While carbonate reservoirs are recognized to be weakly-to-moderately oil-wet at the core-scale, pore-scale wettability distributions remain poorly understood. In particular, the wetting state of micropores (pores <5 µm in radius) is crucial for assessing multi-phase flow processes, as microporosity can determine overall pore-space connectivity. While oil-wet micropores are plausible, it is unclear how this may have occurred without invoking excessively high capillary pressures. Here, we develop a novel mechanistic wettability alteration scenario that evolves during primary drainage, involving the release of small polar non-hydrocarbon compounds from the oil-phase into the water-phase. We implement a diffusion/adsorption model for these compounds that triggers a wettability alteration from initially water-wet to intermediate–wet conditions. This mechanism is incorporated in a quasi-static pore-network model to which we add a notional time-dependency of the quasi-static invasion percolation mechanism. The model qualitatively reproduces experimental observations where an early rapid wettability alteration involving these small polar species occurred during primary drainage. Interestingly, we could invoke clear differences in the primary drainage patterns by varying both the extent of wettability alteration and the balance between the processes of oil invasion and wetting change. Combined, these parameters dictate the initial water saturation for waterflooding. Indeed, under conditions where oil invasion is slow compared to a fast and relatively strong wetting change, the model results in significant non-zero water saturations. However, for relatively fast oil invasion or small wetting changes, the model allows higher oil saturations at fixed maximum capillary pressures, and invasion of micropores at moderate capillary pressures.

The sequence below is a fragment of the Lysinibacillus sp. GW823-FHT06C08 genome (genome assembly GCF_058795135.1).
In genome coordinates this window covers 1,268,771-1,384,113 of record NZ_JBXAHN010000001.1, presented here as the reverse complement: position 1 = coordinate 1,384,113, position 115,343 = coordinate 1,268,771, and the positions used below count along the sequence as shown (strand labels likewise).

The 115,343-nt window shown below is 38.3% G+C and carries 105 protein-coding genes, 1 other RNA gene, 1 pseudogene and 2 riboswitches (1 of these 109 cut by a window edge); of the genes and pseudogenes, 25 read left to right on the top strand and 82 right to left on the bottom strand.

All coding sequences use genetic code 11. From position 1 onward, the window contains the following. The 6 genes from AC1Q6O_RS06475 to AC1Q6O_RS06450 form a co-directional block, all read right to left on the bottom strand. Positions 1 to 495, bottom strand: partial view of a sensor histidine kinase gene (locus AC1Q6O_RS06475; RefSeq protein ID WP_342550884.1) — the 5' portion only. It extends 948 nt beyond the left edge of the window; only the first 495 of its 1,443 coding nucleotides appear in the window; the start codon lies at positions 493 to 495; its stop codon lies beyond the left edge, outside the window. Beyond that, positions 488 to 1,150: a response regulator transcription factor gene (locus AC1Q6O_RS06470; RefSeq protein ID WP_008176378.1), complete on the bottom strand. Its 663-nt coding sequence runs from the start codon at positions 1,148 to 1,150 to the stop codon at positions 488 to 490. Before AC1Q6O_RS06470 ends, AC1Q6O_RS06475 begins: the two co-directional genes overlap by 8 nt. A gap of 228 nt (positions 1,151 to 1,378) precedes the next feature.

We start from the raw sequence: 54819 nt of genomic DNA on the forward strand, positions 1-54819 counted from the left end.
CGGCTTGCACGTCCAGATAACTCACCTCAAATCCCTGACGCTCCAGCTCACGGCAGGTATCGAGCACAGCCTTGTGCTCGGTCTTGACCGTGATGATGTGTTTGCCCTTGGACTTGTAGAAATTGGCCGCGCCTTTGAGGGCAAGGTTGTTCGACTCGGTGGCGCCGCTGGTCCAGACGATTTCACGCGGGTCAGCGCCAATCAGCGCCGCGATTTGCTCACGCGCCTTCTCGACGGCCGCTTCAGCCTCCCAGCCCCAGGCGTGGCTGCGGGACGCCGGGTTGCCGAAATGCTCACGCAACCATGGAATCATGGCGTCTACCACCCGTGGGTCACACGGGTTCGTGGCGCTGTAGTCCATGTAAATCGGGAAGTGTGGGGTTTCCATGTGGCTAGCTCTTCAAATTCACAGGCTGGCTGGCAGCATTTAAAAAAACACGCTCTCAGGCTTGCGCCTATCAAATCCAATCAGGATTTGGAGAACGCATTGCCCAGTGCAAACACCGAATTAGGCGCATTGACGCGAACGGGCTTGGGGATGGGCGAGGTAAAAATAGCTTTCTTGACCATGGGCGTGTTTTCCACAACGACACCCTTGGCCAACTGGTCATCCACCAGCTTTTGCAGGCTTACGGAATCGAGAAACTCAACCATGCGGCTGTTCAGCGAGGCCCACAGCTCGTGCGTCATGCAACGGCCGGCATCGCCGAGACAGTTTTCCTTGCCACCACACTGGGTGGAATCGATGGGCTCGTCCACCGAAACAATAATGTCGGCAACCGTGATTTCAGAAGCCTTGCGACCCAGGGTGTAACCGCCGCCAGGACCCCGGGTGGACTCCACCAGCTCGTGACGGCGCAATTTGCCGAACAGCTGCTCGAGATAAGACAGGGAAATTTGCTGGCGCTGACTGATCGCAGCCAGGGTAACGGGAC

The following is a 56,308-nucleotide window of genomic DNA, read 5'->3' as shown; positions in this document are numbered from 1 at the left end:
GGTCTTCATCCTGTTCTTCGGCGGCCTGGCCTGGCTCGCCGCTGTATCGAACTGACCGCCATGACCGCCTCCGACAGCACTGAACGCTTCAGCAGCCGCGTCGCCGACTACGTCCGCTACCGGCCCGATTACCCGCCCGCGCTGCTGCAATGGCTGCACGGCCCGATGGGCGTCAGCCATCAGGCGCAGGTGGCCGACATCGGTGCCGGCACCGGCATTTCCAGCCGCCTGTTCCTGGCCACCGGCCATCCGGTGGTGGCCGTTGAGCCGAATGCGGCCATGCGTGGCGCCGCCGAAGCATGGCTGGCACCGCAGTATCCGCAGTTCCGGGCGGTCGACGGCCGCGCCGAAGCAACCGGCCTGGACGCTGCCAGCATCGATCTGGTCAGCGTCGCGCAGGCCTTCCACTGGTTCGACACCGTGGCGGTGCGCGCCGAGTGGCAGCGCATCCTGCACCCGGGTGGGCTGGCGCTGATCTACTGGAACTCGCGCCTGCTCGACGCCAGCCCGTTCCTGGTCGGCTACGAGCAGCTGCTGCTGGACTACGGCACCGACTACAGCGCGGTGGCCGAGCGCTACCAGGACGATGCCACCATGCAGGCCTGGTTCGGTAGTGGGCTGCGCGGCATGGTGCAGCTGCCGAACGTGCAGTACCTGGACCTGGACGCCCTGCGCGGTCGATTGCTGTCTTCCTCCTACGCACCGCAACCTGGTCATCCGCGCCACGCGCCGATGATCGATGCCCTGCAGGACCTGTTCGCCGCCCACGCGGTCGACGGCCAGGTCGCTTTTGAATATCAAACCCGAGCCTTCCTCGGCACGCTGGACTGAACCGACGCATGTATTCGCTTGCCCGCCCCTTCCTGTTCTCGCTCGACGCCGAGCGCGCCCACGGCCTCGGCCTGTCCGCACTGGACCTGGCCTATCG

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- School of Energy, Geoscience, Infrastructure and Society, Institute for GeoEnergy Engineering - Professor
- School of Energy, Geoscience, Infrastructure and Society - Professor
Person: Academic (Research & Teaching)